Oxfam International’s Executive Director Winnie Byanyima at the World Economic Forum in Davos earlier this year, where she debated Ireland’s Finance Minister Paschal Donohoe on the need for fundamental reform of the global tax system. Photo: World Economic Forum

This month the European Union (EU) put the thorny issue of how to fairly tax the digital economy on the long finger. Attempts to reform digital taxation, like efforts to increase public tax transparency and address profit shifting, have stalled at the EU due to opposition from a small number of countries – including Ireland.

The proposed digital services tax was an imperfect solution. Experts and civil society agree that the real solution lies in fundamentally changing our tax system to meet the challenges of a digitalised economy. This is about more than just a handful of big tech firms dominating the market. Technology is fundamentally changing the way that every industry operates and our tax system must adapt to reflect this.

This is worth considering in the context of developing countries in Africa, where Ireland spends most of its overseas development aid. Africa has often been hailed as a technological leapfrogger, particularly in the realm of mobile banking, where Kenya’s M-PESA is leading the way. Sub-Saharan Africa is now a bigger market for mobile phones than North America and it will shortly surpass Europe. Tech companies based in Ireland like Apple are cashing in on this growing market – in 2015, sales of the iPhone grew by 133 percent in the Middle East and Africa. But African tax revenues are not benefitting from this boom because profits from these sales are routed back to Apple in Cork.

EU’s Tax Haven Blacklist

The EU has had more success in tackling tax havens. Last year, in an assertive move against the ever-increasing power of multinationals and private billionaires, it published its first ever blacklist of tax havens. As a result of this pressure, many notorious tax havens committed to reform their tax laws before the end of 2018, and companies started moving away from tropical zero-tax islands.

However, if the blacklist is to remain an important tool in the fight against tax avoidance, the EU must follow up on its initial action. A preliminary analysis by Oxfam shows that, with just one month left to the deadline, at least 20 countries – including heavyweights like Switzerland – have failed to deliver sufficient reforms and could soon be blacklisted.

It is crucial that EU governments help end the era of tax havens to ensure that the billions of dollars currently hidden from public coffers are spent on services which matter to citizens – health, education, infrastructure and development. The economist Gabriel Zucman estimates that multinational companies shift as much as 40 percent of their global profits to tax havens every year. Not only does this affect governments and citizens across the EU, it also hits developing countries who lose $100 billion annually as a result of tax avoidance- fueling inequality and poverty.

So how successful has the EU’s blacklist actually been? Has it helped or hindered the fight against inequality?

The blacklist started last December with 17 tax havens. Since then, the number has dwindled to a mere five countries, all of which are small island states. However, at the same time, a ‘grey list’ of countries that committed to reform their tax systems by the end of 2018 has grown. It features many of the most disreputable tax havens, such as Bermuda and the Cayman Islands, and has already had some positive results exemplified by the removal of Liechtenstein from the list after it ended its damaging tax practices.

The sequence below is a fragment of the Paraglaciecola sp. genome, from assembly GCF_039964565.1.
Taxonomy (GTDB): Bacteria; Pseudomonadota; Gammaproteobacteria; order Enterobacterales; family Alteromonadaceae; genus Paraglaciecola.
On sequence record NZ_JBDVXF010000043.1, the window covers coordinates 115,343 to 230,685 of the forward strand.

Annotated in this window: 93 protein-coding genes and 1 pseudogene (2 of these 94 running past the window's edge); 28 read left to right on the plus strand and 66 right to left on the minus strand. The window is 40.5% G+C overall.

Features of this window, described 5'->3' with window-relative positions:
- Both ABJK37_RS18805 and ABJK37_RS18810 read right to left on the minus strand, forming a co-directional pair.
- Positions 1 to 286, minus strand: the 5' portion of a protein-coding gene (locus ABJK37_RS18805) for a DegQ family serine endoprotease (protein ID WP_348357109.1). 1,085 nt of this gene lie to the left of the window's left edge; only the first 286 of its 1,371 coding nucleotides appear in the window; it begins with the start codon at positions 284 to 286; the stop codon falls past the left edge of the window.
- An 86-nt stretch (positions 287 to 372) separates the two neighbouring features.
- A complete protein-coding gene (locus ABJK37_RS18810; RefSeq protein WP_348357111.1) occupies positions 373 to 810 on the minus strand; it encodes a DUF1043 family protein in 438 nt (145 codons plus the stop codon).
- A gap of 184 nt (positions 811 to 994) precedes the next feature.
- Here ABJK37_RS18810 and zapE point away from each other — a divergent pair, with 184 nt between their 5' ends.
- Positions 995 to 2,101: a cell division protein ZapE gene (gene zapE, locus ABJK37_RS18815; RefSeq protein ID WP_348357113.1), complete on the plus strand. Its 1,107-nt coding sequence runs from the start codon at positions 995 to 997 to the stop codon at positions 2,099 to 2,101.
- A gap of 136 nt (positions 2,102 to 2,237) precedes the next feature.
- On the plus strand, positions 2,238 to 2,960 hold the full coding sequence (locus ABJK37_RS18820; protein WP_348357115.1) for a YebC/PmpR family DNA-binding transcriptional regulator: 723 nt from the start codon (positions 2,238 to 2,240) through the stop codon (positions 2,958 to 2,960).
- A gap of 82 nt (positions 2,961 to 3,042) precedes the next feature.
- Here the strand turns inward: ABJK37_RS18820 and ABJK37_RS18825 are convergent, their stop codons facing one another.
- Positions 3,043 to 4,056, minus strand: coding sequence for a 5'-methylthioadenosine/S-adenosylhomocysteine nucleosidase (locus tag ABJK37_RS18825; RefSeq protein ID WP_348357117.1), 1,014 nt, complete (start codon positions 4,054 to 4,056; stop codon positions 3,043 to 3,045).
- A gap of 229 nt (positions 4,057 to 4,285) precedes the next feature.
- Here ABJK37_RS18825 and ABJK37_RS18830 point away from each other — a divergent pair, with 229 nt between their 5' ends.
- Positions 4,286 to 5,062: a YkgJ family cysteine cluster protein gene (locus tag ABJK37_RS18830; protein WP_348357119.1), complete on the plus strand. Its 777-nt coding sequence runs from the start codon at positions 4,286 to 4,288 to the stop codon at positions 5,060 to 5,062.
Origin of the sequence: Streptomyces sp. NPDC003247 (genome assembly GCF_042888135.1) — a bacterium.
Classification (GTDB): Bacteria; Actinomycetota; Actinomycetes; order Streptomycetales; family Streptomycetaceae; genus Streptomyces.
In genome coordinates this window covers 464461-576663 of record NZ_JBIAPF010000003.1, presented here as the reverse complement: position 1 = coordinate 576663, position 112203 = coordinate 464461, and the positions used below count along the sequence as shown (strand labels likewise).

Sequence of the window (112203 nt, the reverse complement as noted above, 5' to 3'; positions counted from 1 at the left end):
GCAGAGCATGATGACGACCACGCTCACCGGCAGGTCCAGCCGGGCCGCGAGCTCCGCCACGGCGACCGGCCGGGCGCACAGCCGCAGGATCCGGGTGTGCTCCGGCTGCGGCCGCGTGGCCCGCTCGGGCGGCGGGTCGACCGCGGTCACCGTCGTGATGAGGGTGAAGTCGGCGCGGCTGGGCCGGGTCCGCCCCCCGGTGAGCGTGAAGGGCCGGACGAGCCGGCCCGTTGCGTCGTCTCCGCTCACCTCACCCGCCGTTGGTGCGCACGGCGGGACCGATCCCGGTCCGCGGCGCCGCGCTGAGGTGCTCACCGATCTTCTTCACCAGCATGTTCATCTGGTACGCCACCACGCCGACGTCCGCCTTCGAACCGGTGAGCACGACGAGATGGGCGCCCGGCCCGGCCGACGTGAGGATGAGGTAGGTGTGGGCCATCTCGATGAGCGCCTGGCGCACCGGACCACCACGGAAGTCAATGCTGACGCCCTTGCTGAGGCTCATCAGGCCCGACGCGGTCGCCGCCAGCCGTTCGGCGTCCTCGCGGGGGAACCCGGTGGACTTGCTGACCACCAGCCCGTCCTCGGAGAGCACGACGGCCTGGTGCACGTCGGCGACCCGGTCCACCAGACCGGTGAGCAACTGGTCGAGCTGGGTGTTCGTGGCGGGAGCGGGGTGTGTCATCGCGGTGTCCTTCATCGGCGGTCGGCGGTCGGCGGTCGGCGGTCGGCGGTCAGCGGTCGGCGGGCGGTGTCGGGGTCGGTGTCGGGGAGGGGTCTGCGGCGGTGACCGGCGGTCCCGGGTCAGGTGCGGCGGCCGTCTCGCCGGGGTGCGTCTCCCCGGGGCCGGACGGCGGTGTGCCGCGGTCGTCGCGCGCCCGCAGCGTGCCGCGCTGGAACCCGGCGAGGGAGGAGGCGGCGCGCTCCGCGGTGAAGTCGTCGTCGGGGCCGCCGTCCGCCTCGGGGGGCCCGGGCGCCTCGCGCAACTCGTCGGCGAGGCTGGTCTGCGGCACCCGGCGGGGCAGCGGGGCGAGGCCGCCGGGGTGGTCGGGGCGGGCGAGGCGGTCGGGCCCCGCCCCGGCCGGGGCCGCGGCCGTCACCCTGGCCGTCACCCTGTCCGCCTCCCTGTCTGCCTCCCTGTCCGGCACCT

The Tax Haven Shuffle

The blacklisting process has produced changes in the way multinationals are operating. Big companies are beginning to move from tropical islands where they pay no tax, to countries where they pay extremely low tax. As reported in Bloomberg, US multinationals are moving their intellectual property (IP) holdings (patents, trademarks, copyrights etc.) from territories like Bermuda and the Cayman Islands to countries like Ireland and Singapore. This trend is known as “onshoring”, or “the tax haven shuffle”, and it happens when zero-tax islands change their tax regimes in response to external trends – in this case following pressure on tax havens from the EU.

Ireland has incentivised companies to relocate their IP here with reliefs that allow them – in many cases – to reduce their tax liability down to zero percent, replicating what used to happen in Caribbean tax havens. From 1 January 2015 – just after the announcement of the phasing out of the Double Irish arrangement – companies were allowed to offset up to 100 percent of their profits (it was previously capped at 80 percent) against the cost of purchasing IP rights for the relevant period – potentially eliminating any tax bill whatsoever. There has been a sharp uptake in companies availing of this measure, as recognised by the former finance minister Michael Noonan. Deputy Noonan  highlighted “a relocation of intellectual property-related assets or patents to Ireland” as a key reason for Ireland’s massive GDP increase of 26% in 2015. Figures released by Irish revenue authorities show that the use of such allowances for intangible assets went up by a massive 989 percent in 2015. The full extent of these transfers were discussed recently in the Irish parliament where it was disclosed that between 2014 and 2017, intellectual property to the value of approximately €300 billion was onshored to Ireland. The law was changed in 2017 so that companies that transfer IP to Ireland after this date will only be able to claim 80 percent relief against profits in any one year.